This text can be hard to understand or even downright frightening if it’s taken out of context. And it is – A LOT – as many attempt to read and translate it literally. The problem is that it was never intended to be read literally because it is what is known as Apocalyptic Literature. 

Apocalyptic literature is a genre of prophetical writing that developed in post-Exilic Jewish culture and was very popular among early Christians. As a genre, apocalyptic literature details the authors’ visions of the end times as revealed by an angel or other heavenly messenger. (In this case – Jesus.)

The object of this literature, in general, was to address and/or solve the difficulties connected with the righteousness of God and the suffering condition of God’s people on earth. It was meant to poetically and cryptically bolster the Christians as they traveled their broken roads.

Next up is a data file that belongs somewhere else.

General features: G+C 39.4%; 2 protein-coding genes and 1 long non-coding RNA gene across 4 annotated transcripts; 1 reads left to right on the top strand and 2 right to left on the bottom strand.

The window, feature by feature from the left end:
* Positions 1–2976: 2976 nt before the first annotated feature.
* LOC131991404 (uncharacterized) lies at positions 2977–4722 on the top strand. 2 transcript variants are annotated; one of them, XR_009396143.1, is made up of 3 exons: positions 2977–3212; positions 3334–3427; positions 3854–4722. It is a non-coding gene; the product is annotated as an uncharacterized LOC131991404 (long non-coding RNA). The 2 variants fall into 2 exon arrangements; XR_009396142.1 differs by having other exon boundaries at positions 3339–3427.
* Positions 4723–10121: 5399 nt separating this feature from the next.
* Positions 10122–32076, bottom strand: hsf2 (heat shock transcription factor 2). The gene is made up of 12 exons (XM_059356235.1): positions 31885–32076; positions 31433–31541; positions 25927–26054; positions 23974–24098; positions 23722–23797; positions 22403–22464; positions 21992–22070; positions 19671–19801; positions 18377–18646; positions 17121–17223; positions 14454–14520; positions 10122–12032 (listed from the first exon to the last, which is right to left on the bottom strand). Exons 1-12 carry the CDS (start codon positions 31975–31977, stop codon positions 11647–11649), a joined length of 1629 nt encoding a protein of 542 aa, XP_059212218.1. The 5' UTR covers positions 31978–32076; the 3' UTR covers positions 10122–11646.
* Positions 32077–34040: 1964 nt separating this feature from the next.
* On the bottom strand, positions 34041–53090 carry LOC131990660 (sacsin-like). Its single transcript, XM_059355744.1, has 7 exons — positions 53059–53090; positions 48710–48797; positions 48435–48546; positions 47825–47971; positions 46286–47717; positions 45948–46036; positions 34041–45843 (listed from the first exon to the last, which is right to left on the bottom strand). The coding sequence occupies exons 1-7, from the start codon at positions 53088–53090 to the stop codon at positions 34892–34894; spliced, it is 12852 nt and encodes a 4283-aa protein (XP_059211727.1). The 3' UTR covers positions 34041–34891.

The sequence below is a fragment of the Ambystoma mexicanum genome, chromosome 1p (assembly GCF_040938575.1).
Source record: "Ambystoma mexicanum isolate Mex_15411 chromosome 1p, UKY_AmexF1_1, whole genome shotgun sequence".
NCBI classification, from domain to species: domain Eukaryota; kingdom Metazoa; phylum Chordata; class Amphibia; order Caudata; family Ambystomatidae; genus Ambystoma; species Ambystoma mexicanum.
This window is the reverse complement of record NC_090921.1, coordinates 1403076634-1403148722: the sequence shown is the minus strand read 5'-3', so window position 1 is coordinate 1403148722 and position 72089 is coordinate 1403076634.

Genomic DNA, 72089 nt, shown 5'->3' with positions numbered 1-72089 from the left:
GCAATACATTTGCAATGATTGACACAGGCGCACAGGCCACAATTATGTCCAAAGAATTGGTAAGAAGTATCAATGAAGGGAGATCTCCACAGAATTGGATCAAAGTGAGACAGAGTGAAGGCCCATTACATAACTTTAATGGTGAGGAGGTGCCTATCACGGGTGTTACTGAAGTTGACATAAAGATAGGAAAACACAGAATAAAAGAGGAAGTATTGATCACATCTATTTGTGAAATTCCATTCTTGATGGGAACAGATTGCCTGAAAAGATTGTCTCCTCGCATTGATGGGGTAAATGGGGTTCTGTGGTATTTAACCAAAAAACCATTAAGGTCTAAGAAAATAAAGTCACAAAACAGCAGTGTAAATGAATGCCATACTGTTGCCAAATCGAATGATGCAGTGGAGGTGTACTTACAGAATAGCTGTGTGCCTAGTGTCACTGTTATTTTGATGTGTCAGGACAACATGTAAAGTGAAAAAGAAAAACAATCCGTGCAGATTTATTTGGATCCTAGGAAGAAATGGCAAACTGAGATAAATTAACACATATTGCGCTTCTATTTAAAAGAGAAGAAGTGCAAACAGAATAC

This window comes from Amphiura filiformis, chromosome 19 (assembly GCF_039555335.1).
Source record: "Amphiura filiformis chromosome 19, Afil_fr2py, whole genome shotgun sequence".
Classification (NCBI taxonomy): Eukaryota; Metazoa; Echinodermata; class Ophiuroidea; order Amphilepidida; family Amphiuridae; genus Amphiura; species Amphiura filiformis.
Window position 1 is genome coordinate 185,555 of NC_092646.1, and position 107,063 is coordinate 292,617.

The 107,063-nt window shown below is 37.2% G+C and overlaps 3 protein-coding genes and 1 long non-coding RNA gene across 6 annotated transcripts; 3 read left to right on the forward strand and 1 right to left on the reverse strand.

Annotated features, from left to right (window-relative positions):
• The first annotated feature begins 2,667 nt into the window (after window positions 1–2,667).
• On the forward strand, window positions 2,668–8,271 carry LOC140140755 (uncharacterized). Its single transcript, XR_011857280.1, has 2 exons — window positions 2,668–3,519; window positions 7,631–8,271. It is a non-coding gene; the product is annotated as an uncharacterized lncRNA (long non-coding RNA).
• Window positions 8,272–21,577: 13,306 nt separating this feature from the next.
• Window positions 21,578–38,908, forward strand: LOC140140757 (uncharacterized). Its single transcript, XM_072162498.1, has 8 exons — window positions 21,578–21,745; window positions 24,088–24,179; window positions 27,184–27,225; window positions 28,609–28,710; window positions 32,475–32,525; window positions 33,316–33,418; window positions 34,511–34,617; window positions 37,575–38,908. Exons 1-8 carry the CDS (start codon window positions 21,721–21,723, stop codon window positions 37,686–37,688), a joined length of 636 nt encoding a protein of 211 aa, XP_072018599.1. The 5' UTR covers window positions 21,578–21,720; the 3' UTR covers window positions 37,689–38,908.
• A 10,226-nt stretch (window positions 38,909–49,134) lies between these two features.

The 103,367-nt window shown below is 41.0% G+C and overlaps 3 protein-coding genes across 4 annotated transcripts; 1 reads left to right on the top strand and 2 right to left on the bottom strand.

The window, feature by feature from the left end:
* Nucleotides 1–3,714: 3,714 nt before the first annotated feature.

In his blog this week, Bishop Mike stated that: “The ultimate point of this passage is Jesus’ promise of – ‘When these things begin to take place, stand up and raise your heads, because your redemption is drawing near.’ Jesus is promising to always be with us.”

So, the question in this text is not “when or how will this happen?” but instead “how should I be living in the meantime?” How can and do we live in response to the world’s brokenness? War, Violence, Systemic Racism, Injustice, Food Insecurity, Gender Bias, Climate Change, Persecution based on one’s sexual orientation… the list goes on and on. What do we do? How do we navigate these broken roads? And how do we walk alongside those who are also navigating these broken roads?